A feeling of pessimism and despair following the black summer bushfires that swept through Australia in 2019/2020 became the catalyst for one of the most unconventional and ambitious productions likely to be seen during this year’s Sydney festival.
Like most arts organisations, Sydney-based physical theatre company Legs on the Wall has spent the better part of two years in hiatus.
After critically acclaimed seasons of Man with the Iron Neck (tackling the raw subject of suicide among First Nations men) across four major Australian festivals in 2018 and 2019, two national tours of the production came to an abrupt halt in early 2020 due to Covid-19.
Legs on the Wall artistic director Joshua Thomson spent the downtime in introspective and emotional disquiet, struggling to also come to terms with the environmental devastation and national trauma of black summer, which claimed 18.6m hectares of land, destroyed almost 3,000 homes and claimed the lives of at least 34 people.
“I felt moved, hopeless and maybe a bit angry … I just felt like there was nothing I could do to help,” Thomson says.
“But then I started thinking about what I’m good at and how could I continue to push the conversation and the awareness around climate change. Then I started thinking about the opposite to fire – and that’s when the idea of ice came.
“Australia is the driest continent on the Earth … and I wanted to put something fragile into that kind of hostile environment.”
Staged across three days in January from Friday, Thomson’s Thaw will see three female artists performing consecutively on a 2.5 tonne block of ice suspended 20 metres above Sydney harbour, in a piece that runs for nine hours each day.
The airborne iceberg melting in Sydney’s midsummer heat, a human figure precariously negotiating its slippery and ever-diminishing surface; a metaphor for the fragile and diminishing natural world melting under the burden of humanity.
Cecily Hardy, Thaw’s creative producer, is the conduit between Thomson’s artistic concept and the logistics of the venture.
It took about 2,700 litres of water to create each of the four icebergs (one was used for rehearsal), with each body of arctic blue-tinted water taking about 10 days to freeze in a custom-made $30,000 steel mould. The freezing process began in November.
A crane positioned on the Sydney Opera House’s western boardwalk will suspend a fresh 2.5 tonne iceberg over the harbour each morning on the 14, 15 and 16 January.
Each day, Isabel Estrella, Vicki Van Hout and Victoria Hunt (the latter two are First Nations artists both over the age of 50) will spend a three-hour shift performing on top of the iceberg.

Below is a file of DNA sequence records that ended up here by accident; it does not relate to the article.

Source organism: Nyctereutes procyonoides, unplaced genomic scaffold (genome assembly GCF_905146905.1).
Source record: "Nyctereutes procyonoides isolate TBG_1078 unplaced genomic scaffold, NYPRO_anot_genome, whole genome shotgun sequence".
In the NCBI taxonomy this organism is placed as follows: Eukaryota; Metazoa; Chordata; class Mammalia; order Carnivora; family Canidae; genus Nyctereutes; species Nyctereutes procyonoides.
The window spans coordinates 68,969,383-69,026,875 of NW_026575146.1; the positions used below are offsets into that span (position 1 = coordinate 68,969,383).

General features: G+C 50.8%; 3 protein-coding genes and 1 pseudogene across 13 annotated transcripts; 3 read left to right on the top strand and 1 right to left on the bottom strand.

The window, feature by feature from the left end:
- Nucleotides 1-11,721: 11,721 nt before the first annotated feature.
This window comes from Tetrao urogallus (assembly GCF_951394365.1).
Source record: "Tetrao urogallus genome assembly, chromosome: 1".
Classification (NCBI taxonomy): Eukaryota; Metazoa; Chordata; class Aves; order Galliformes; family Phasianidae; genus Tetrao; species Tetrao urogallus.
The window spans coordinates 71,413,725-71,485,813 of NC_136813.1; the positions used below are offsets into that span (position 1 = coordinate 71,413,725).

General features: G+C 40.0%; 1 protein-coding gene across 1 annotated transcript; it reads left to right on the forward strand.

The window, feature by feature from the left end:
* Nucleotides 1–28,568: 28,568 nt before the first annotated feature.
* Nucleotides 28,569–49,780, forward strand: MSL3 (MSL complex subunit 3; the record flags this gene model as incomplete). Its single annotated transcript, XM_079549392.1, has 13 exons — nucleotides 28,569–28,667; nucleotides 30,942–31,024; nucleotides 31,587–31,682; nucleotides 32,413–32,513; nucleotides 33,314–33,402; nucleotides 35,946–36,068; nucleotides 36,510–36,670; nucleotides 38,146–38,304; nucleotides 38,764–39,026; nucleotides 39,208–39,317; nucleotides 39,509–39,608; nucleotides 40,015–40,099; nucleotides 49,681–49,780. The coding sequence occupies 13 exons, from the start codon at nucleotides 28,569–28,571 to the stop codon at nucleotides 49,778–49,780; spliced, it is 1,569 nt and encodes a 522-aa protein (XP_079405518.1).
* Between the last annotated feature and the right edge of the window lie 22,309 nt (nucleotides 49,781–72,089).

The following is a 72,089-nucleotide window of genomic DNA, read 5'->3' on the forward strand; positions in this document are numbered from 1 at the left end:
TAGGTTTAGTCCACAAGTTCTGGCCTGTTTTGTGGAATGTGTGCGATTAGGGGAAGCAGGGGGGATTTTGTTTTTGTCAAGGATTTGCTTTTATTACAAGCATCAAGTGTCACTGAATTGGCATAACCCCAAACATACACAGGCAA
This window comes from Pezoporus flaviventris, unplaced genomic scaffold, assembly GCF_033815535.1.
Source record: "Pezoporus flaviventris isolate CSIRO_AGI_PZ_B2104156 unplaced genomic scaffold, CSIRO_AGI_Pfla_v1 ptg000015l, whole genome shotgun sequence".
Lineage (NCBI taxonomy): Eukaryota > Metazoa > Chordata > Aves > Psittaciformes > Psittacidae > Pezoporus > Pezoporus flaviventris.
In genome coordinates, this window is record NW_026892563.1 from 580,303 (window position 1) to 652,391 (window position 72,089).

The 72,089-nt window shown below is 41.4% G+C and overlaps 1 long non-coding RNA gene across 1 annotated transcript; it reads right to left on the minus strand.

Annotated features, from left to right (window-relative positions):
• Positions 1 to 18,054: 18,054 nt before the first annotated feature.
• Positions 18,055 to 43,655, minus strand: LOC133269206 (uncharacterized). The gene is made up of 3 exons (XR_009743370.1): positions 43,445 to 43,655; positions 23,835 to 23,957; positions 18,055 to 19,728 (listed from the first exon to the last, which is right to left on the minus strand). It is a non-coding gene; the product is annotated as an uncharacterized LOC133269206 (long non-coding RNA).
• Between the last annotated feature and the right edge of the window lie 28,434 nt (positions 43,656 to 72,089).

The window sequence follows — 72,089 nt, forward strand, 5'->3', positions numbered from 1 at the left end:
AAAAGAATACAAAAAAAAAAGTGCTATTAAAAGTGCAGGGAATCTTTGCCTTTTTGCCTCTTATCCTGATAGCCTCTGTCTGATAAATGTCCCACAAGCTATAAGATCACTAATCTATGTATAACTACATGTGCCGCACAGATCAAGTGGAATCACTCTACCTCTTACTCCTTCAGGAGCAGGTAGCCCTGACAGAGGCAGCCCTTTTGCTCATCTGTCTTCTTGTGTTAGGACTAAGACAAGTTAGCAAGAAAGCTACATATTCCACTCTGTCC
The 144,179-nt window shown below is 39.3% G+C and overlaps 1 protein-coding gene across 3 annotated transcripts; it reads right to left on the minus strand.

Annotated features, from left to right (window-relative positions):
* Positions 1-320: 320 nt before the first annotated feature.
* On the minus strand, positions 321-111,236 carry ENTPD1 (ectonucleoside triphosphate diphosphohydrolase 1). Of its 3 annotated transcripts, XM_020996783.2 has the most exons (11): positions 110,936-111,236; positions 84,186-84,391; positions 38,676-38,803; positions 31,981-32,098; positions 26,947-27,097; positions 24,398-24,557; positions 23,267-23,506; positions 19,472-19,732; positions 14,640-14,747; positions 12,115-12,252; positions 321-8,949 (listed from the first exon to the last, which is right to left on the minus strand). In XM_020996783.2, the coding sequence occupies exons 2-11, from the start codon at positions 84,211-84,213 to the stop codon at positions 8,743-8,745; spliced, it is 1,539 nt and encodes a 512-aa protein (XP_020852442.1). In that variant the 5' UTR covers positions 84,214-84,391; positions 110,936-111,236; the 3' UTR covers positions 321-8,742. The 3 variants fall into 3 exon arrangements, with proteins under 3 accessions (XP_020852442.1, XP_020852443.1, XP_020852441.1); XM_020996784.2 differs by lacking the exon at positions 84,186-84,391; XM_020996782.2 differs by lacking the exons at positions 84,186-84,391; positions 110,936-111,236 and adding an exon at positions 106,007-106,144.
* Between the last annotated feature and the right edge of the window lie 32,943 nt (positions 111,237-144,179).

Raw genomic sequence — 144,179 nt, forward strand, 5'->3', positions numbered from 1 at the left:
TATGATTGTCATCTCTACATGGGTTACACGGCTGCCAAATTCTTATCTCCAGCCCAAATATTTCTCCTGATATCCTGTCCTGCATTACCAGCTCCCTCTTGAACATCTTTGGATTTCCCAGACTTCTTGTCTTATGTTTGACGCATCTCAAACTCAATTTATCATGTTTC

The choreography has been co-devised by the performers and Thomson, backed by an original score by Alaska composer, sound artist and eco-acoustician Matthew Burtner, who is also the director of Alaska’s environmental arts non-profit organisation, EcoSono.
How long will it take the iceberg to melt each day? That, says Hardy, is the million-dollar question.
Some weather conditions will cause the ice to melt more rapidly than others, possibly dissolving the iceberg by more than 50% over the nine-hour performance time.
“Our testing showed the combination of weather that made the most erosion on the iceberg was wind and sun together,” says Hardy, who fondly refers to her icebergs as “she”.
“Of course the heat melts her, but it’s the wind that makes that surface melt away more quickly. Surprisingly she melts up quite a bit slower than you would imagine when she’s just [exposed to] direct sun on a still day.
“That’s part of the whole point: that some days after a long day, she might look quite different to what she ended up looking like the day before depending on the weather, and that in itself is quite exciting.”
Working on a heritage site that can be visited by thousands of people in a single day has presented a unique set of occupational health and safety challenges, Hardy says.
There were many hurdles that the company – working in tandem with Sydney Opera House management, the crane company, riggers and engineers – had to resolve, which were then independently peer-assessed to ensure maximum safety.
“There’s so many layers of consideration, planning and technology that have gone into what looks like a quite simple and beautiful thing,” Hardy says.
Aside from the opera house forecourt, the three performances of Thaw will be visible from the Cahill Expressway, Circular Quay, the MCA and international passenger terminal, and Lavender Bay, along with myriad other vantage points clustered around the Sydney harbour waterfront.
The performances will also be in full view of Kirribilli House, the secondary official residence of Australia’s prime minister Scott Morrison, who – in the wake of Cop26 – has become internationally infamous for his inaction on climate change.
Thomson says Thaw is undeniably political but not in a didactic sense.
“There’s an opportunity and a responsibility for this work to say something … and yes, it has an element of spectacle,” he says.
“But hopefully, through the spectacle and the scale, we will bring people in, capture the minds of people in their wonder and deliver this message through a moment of thought, not a slap in the face.”
Thaw will be performed over Sydney harbour next to the Sydney Opera House from 14-16 January and livestreamed as part of Sydney festival’s At Home digital program and on Sydney Opera House’s Stream platform. Saturday’s entire performance can be viewed as a live video feed on 15 January from 10am to 8.30pm